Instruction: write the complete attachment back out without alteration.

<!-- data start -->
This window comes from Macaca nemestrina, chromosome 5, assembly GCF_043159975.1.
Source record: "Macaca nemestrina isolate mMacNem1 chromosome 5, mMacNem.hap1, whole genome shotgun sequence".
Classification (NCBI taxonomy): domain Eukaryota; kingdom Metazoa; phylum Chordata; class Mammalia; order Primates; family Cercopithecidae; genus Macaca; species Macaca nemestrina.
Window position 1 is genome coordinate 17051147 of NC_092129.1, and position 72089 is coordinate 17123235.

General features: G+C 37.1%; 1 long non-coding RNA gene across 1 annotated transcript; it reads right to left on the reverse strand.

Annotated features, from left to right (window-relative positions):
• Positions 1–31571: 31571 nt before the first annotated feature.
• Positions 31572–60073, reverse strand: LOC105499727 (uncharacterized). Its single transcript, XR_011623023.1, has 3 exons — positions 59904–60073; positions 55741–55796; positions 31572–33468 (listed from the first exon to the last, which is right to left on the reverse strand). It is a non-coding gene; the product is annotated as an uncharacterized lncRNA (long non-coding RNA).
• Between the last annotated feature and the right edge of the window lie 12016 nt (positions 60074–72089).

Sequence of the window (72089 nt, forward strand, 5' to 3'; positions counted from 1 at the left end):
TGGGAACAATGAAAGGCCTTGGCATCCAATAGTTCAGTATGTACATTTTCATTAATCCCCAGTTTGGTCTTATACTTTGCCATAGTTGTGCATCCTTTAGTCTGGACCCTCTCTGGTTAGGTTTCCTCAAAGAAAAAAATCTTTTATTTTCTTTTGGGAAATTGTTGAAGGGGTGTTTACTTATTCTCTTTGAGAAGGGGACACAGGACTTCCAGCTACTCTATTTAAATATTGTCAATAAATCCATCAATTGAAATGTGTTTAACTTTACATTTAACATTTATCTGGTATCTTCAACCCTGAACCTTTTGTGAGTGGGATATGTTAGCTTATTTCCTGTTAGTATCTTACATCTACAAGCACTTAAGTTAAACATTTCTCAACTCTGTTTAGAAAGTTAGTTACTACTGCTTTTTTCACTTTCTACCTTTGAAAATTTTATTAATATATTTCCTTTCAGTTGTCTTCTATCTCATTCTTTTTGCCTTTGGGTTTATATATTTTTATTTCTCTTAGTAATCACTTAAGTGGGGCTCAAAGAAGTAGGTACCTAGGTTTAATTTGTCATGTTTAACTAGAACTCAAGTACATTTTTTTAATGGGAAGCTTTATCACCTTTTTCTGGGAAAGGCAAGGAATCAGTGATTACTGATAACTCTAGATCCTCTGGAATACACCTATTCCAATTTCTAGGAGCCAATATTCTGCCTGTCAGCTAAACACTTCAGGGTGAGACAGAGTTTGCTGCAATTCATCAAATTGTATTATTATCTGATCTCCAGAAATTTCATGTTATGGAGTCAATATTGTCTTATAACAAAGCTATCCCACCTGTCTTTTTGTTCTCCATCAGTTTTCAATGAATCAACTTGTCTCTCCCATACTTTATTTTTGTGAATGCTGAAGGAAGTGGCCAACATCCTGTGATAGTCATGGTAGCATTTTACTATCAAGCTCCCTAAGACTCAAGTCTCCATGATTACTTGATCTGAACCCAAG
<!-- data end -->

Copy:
This window comes from Macaca nemestrina, chromosome 5, assembly GCF_043159975.1.
Source record: "Macaca nemestrina isolate mMacNem1 chromosome 5, mMacNem.hap1, whole genome shotgun sequence".
Classification (NCBI taxonomy): domain Eukaryota; kingdom Metazoa; phylum Chordata; class Mammalia; order Primates; family Cercopithecidae; genus Macaca; species Macaca nemestrina.
Window position 1 is genome coordinate 17051147 of NC_092129.1, and position 72089 is coordinate 17123235.

General features: G+C 37.1%; 1 long non-coding RNA gene across 1 annotated transcript; it reads right to left on the reverse strand.

Annotated features, from left to right (window-relative positions):
• Positions 1–31571: 31571 nt before the first annotated feature.
• Positions 31572–60073, reverse strand: LOC105499727 (uncharacterized). Its single transcript, XR_011623023.1, has 3 exons — positions 59904–60073; positions 55741–55796; positions 31572–33468 (listed from the first exon to the last, which is right to left on the reverse strand). It is a non-coding gene; the product is annotated as an uncharacterized lncRNA (long non-coding RNA).
• Between the last annotated feature and the right edge of the window lie 12016 nt (positions 60074–72089).

Sequence of the window (72089 nt, forward strand, 5' to 3'; positions counted from 1 at the left end):
TGGGAACAATGAAAGGCCTTGGCATCCAATAGTTCAGTATGTACATTTTCATTAATCCCCAGTTTGGTCTTATACTTTGCCATAGTTGTGCATCCTTTAGTCTGGACCCTCTCTGGTTAGGTTTCCTCAAAGAAAAAAATCTTTTATTTTCTTTTGGGAAATTGTTGAAGGGGTGTTTACTTATTCTCTTTGAGAAGGGGACACAGGACTTCCAGCTACTCTATTTAAATATTGTCAATAAATCCATCAATTGAAATGTGTTTAACTTTACATTTAACATTTATCTGGTATCTTCAACCCTGAACCTTTTGTGAGTGGGATATGTTAGCTTATTTCCTGTTAGTATCTTACATCTACAAGCACTTAAGTTAAACATTTCTCAACTCTGTTTAGAAAGTTAGTTACTACTGCTTTTTTCACTTTCTACCTTTGAAAATTTTATTAATATATTTCCTTTCAGTTGTCTTCTATCTCATTCTTTTTGCCTTTGGGTTTATATATTTTTATTTCTCTTAGTAATCACTTAAGTGGGGCTCAAAGAAGTAGGTACCTAGGTTTAATTTGTCATGTTTAACTAGAACTCAAGTACATTTTTTTAATGGGAAGCTTTATCACCTTTTTCTGGGAAAGGCAAGGAATCAGTGATTACTGATAACTCTAGATCCTCTGGAATACACCTATTCCAATTTCTAGGAGCCAATATTCTGCCTGTCAGCTAAACACTTCAGGGTGAGACAGAGTTTGCTGCAATTCATCAAATTGTATTATTATCTGATCTCCAGAAATTTCATGTTATGGAGTCAATATTGTCTTATAACAAAGCTATCCCACCTGTCTTTTTGTTCTCCATCAGTTTTCAATGAATCAACTTGTCTCTCCCATACTTTATTTTTGTGAATGCTGAAGGAAGTGGCCAACATCCTGTGATAGTCATGGTAGCATTTTACTATCAAGCTCCCTAAGACTCAAGTCTCCATGATTACTTGATCTGAACCCAAG